|Cartwright helped 'bring back the glory' to BGSU|
|Written by Editor, David C. Miller/Sentinel-Tribune|
|Wednesday, 22 June 2011 09:48|
From the start, she was visible and accessible on campus and in the community - two leadership trademarks that had been sorely missing in recent BGSU presidents.
Cartwright graciously opened the University House to the community, hosting numerous fund-raising events to benefit community organizations.
She would quietly show up at many community activities. Her husband, Dr. Phillip Cartwright, also became a familiar sight while playing his banjo at University House and community events, including perform- ing with the community band.
Cartwright quickly proved she wasn't afraid to make the tough calls - decisions that had to be made in a budget climate born out of a recession. Pressure to hold tuition and fee increases to the minimum only compounded the budget-cutting dilemma.
Her one big disappointment came when the faculty voted in favor of unionizing, but the fate of that vote had been determined long before she ever stepped foot on campus in 2008.
Saving the Falcon hockey program was one of her most popular decisions with students as well as alumni. She once faced off with many of the stars of the Falcon hockey glory years who were not happy about the rumored demise of their program. She listened to their concerns, and she challenged them to be part of the fund-raising solution. It was a pivotal meeting in helping her decide to keep the program alive.
Later, when the "Bring Back the Glory" fund-raising campaign was just beginning, the university quickly invested in rehabilitating the aging ice arena - one of countless campus buildings that had been suffering from years of neglect before her arrival. As Cartwright leaves the university, many of its buildings are either being repaired or scheduled for repair as part of an impressive new master plan. Within a couple months of when she departs two new residence halls will open, along with the Stroh Center and the Wolfe Center for the Arts.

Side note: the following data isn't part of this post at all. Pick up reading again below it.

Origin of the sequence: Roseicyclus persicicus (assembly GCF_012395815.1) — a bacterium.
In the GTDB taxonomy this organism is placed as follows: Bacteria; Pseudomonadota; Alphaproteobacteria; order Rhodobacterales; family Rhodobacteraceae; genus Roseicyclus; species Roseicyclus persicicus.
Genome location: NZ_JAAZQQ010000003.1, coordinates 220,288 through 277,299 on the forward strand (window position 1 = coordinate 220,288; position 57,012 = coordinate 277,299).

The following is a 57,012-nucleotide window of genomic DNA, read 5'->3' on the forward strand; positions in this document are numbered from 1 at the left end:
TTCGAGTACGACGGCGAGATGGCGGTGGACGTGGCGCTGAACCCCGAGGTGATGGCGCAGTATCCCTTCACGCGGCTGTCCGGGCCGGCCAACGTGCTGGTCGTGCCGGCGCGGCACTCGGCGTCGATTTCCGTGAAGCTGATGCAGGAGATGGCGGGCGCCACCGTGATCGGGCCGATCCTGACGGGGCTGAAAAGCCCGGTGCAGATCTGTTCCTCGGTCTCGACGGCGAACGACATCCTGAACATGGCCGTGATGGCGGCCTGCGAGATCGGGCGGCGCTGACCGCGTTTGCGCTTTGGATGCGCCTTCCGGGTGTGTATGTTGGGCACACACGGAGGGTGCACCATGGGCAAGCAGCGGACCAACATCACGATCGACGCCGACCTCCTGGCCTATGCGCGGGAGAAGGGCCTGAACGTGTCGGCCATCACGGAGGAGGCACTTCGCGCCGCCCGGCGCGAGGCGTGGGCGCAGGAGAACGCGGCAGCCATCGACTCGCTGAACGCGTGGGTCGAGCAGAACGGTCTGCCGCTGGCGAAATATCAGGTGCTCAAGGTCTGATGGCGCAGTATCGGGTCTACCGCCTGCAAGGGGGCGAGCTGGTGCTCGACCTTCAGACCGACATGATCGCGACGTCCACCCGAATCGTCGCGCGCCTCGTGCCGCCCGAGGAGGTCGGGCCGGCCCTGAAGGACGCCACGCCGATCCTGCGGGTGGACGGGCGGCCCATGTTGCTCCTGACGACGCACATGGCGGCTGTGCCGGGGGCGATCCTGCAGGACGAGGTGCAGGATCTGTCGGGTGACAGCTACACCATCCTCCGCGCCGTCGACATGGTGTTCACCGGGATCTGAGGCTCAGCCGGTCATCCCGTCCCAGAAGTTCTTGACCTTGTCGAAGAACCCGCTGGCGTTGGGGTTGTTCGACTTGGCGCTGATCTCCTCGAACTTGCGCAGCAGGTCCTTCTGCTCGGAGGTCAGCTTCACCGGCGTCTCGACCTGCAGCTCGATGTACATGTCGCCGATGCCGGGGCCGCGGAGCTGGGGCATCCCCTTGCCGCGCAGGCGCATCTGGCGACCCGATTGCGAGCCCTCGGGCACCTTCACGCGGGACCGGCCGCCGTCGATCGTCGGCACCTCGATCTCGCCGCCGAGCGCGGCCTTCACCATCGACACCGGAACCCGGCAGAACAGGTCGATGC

After years of standing stagnant in terms of new construction, the campus has come alive during the most aggressive building campaign in the university's history. And while she might not have initiated either the Stroh or Wolfe facilities, she actively led the campaign to convince students to vote for spending their fees on the Stroh Center, allowing construction to begin.
Students eagerly signed up for premium-priced rooms in the yet-to-be-completed residence halls - facilities that finally make BGSU student housing competitive with other universities.
Cartwright had the distinction of serving as president during BGSU's centennial celebration last year. Her brief tenure here positioned the university well for the start of its second hundred years.
|Last Updated on Wednesday, 22 June 2011 10:01|
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